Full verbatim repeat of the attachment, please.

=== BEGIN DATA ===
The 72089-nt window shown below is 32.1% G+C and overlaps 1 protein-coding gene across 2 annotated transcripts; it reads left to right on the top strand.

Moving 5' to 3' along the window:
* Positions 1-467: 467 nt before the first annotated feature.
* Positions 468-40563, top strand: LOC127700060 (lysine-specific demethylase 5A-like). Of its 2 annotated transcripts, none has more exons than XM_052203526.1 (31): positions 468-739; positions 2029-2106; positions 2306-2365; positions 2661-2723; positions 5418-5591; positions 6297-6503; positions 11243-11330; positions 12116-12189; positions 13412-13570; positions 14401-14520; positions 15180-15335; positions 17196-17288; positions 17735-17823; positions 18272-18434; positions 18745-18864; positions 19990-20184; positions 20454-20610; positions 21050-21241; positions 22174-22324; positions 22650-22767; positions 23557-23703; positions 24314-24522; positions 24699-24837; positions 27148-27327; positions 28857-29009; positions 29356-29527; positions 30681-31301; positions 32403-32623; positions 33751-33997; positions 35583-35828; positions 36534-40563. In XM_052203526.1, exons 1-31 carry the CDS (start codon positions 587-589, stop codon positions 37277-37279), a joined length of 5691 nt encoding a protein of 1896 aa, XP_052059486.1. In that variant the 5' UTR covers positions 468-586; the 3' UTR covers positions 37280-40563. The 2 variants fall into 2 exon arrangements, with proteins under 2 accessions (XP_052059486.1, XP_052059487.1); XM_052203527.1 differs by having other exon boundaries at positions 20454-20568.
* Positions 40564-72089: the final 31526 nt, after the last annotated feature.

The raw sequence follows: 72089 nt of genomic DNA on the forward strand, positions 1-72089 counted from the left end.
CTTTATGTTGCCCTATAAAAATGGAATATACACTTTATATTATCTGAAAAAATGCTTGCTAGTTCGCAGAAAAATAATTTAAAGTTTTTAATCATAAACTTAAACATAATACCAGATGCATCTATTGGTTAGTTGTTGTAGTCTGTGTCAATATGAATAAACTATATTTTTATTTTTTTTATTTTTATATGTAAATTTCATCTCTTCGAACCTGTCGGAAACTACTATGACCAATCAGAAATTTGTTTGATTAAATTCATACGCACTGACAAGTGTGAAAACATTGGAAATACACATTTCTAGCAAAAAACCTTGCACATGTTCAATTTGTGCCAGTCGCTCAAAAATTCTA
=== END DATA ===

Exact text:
The 72089-nt window shown below is 32.1% G+C and overlaps 1 protein-coding gene across 2 annotated transcripts; it reads left to right on the top strand.

Moving 5' to 3' along the window:
* Positions 1-467: 467 nt before the first annotated feature.
* Positions 468-40563, top strand: LOC127700060 (lysine-specific demethylase 5A-like). Of its 2 annotated transcripts, none has more exons than XM_052203526.1 (31): positions 468-739; positions 2029-2106; positions 2306-2365; positions 2661-2723; positions 5418-5591; positions 6297-6503; positions 11243-11330; positions 12116-12189; positions 13412-13570; positions 14401-14520; positions 15180-15335; positions 17196-17288; positions 17735-17823; positions 18272-18434; positions 18745-18864; positions 19990-20184; positions 20454-20610; positions 21050-21241; positions 22174-22324; positions 22650-22767; positions 23557-23703; positions 24314-24522; positions 24699-24837; positions 27148-27327; positions 28857-29009; positions 29356-29527; positions 30681-31301; positions 32403-32623; positions 33751-33997; positions 35583-35828; positions 36534-40563. In XM_052203526.1, exons 1-31 carry the CDS (start codon positions 587-589, stop codon positions 37277-37279), a joined length of 5691 nt encoding a protein of 1896 aa, XP_052059486.1. In that variant the 5' UTR covers positions 468-586; the 3' UTR covers positions 37280-40563. The 2 variants fall into 2 exon arrangements, with proteins under 2 accessions (XP_052059486.1, XP_052059487.1); XM_052203527.1 differs by having other exon boundaries at positions 20454-20568.
* Positions 40564-72089: the final 31526 nt, after the last annotated feature.

The raw sequence follows: 72089 nt of genomic DNA on the forward strand, positions 1-72089 counted from the left end.
CTTTATGTTGCCCTATAAAAATGGAATATACACTTTATATTATCTGAAAAAATGCTTGCTAGTTCGCAGAAAAATAATTTAAAGTTTTTAATCATAAACTTAAACATAATACCAGATGCATCTATTGGTTAGTTGTTGTAGTCTGTGTCAATATGAATAAACTATATTTTTATTTTTTTTATTTTTATATGTAAATTTCATCTCTTCGAACCTGTCGGAAACTACTATGACCAATCAGAAATTTGTTTGATTAAATTCATACGCACTGACAAGTGTGAAAACATTGGAAATACACATTTCTAGCAAAAAACCTTGCACATGTTCAATTTGTGCCAGTCGCTCAAAAATTCTA